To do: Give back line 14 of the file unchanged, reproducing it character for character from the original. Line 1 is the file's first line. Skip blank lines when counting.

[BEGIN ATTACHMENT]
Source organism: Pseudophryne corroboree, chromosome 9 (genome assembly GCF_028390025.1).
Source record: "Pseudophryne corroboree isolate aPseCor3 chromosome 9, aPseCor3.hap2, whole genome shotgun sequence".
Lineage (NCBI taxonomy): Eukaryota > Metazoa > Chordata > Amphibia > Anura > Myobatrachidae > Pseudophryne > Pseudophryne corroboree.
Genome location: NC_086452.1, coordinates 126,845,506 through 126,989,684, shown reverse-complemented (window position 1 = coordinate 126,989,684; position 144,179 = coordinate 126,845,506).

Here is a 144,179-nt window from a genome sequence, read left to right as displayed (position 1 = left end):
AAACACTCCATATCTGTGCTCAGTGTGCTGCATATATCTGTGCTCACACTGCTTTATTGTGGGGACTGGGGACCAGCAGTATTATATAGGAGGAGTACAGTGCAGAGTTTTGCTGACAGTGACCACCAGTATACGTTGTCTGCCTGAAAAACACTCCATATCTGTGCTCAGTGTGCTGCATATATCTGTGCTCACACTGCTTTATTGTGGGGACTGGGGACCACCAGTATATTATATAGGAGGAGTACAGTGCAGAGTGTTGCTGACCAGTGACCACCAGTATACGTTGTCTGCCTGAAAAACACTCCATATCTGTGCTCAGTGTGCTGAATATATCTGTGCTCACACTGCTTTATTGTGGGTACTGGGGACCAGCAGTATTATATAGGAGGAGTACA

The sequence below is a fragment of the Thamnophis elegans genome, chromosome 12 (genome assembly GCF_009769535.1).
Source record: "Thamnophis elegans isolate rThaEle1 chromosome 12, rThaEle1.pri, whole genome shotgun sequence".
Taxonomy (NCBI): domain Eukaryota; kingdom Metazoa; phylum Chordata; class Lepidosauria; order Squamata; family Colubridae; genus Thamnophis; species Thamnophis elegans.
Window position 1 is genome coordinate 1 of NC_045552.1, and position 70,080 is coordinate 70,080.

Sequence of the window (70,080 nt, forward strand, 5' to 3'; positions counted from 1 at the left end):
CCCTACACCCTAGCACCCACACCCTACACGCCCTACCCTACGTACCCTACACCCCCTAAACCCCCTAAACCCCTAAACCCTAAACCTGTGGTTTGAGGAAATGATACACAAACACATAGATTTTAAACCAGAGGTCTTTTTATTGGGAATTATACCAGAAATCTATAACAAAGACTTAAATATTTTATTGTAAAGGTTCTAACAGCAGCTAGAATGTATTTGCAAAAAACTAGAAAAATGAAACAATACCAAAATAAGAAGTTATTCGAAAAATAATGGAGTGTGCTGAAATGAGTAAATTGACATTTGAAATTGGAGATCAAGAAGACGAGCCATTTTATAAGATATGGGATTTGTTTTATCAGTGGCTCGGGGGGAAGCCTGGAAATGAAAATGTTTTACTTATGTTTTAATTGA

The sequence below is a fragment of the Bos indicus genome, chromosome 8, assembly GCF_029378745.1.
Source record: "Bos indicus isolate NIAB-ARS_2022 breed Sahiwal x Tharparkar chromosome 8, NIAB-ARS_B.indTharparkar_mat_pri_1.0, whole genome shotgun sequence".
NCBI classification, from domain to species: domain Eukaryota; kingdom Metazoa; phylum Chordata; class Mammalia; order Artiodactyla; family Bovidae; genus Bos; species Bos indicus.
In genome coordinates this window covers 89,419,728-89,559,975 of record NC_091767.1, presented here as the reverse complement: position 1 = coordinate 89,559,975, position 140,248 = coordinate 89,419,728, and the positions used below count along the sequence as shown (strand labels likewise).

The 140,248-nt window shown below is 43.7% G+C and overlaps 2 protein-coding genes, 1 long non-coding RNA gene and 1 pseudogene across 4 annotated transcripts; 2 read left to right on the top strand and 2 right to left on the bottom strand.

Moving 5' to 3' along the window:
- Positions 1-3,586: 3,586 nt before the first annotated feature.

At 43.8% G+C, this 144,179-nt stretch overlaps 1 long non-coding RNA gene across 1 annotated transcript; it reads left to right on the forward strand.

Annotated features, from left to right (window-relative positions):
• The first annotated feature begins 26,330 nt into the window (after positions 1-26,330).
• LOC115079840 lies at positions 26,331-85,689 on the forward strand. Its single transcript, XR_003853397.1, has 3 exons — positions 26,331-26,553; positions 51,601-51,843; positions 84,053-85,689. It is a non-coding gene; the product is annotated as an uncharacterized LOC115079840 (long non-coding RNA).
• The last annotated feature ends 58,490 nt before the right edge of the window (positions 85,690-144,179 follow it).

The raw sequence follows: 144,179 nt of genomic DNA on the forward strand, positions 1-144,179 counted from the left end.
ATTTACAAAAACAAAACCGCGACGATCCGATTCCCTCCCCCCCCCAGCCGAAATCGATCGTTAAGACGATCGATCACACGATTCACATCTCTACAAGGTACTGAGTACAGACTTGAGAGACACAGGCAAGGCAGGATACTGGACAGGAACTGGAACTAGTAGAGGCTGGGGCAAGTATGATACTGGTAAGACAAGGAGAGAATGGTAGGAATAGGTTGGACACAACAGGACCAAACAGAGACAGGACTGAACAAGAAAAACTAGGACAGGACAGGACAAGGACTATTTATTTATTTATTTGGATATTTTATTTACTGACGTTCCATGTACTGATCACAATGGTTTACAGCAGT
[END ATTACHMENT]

Source record: "Bos indicus isolate NIAB-ARS_2022 breed Sahiwal x Tharparkar chromosome 8, NIAB-ARS_B.indTharparkar_mat_pri_1.0, whole genome shotgun sequence".